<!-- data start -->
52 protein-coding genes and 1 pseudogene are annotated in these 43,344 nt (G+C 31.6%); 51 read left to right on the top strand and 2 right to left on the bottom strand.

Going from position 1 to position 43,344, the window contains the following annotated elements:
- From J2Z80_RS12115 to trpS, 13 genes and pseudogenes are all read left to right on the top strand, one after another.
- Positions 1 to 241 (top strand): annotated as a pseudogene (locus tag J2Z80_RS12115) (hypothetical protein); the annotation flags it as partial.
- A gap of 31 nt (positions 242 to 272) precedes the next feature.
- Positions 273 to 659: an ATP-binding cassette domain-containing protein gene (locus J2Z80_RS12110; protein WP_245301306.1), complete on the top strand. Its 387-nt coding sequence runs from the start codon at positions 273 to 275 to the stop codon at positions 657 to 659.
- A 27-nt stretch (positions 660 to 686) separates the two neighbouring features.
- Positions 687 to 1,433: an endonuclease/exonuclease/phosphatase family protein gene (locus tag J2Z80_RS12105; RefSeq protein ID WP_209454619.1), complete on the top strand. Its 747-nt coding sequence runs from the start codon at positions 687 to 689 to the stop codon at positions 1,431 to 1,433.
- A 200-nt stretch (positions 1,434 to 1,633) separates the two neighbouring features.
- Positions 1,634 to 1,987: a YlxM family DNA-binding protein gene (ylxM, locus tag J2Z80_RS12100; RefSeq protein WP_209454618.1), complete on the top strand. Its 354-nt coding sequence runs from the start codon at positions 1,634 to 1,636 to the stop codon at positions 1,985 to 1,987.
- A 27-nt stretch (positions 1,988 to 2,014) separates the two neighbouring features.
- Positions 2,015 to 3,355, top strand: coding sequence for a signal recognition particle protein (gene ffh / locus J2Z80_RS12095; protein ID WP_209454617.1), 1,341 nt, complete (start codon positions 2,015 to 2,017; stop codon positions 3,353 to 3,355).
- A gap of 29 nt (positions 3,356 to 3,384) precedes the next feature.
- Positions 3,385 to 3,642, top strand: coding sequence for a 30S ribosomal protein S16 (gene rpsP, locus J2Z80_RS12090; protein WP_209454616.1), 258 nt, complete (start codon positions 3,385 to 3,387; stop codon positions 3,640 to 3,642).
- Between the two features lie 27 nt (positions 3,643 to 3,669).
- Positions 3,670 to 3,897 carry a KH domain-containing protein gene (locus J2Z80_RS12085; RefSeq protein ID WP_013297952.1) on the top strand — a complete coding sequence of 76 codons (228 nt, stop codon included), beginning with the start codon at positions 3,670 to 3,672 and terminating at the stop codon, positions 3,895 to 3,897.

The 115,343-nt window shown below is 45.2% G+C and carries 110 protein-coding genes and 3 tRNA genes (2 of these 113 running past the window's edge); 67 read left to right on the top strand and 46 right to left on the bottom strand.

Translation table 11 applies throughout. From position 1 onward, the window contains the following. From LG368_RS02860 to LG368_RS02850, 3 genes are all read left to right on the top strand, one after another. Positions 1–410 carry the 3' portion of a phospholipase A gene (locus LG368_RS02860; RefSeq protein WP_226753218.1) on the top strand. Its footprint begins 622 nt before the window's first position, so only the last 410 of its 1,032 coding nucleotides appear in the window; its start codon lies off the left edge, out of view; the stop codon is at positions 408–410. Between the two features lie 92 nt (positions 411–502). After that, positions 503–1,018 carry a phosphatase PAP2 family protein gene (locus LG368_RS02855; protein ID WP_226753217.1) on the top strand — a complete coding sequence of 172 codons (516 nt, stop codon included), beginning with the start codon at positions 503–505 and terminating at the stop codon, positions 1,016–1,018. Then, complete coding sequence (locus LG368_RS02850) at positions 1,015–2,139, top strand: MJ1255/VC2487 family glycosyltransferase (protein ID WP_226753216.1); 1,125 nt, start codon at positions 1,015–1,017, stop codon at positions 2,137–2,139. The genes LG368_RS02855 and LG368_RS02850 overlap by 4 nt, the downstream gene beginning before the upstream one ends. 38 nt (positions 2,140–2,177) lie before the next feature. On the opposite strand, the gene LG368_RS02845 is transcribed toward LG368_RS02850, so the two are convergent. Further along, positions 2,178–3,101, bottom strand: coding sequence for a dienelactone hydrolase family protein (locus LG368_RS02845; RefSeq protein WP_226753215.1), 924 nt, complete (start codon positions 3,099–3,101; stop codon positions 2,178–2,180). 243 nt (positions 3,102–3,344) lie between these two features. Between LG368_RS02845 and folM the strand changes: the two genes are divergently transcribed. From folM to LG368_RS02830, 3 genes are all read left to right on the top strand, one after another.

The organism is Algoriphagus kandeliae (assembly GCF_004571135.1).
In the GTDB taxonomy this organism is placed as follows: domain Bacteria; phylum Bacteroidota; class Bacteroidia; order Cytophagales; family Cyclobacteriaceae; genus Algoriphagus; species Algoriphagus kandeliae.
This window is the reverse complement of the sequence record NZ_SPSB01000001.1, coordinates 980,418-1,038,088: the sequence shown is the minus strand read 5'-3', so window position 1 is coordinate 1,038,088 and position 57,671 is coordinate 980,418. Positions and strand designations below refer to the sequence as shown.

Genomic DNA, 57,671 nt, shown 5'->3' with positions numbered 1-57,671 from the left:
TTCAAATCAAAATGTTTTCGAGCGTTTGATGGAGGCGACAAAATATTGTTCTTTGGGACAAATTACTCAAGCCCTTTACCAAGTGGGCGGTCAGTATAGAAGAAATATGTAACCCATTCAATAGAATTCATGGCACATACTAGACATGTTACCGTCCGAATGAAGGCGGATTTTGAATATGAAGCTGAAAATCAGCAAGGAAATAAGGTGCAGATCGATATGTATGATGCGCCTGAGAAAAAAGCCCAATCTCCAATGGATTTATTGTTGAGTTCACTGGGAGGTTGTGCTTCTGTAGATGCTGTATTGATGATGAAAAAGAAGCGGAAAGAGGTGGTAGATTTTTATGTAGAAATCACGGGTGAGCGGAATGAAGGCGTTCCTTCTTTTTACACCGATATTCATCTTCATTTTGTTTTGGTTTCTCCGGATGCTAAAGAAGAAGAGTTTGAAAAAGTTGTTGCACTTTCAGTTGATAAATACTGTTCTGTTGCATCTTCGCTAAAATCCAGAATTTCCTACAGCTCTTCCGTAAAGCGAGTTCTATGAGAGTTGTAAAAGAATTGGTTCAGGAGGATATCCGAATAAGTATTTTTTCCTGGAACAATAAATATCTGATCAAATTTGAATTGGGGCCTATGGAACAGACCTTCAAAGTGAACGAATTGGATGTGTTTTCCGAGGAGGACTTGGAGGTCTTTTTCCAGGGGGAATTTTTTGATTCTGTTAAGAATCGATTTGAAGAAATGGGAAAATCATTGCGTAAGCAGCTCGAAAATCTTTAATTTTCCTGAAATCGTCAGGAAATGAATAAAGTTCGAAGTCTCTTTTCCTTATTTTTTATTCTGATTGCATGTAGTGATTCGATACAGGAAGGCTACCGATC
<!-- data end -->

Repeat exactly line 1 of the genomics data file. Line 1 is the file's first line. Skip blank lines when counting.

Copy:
52 protein-coding genes and 1 pseudogene are annotated in these 43,344 nt (G+C 31.6%); 51 read left to right on the top strand and 2 right to left on the bottom strand.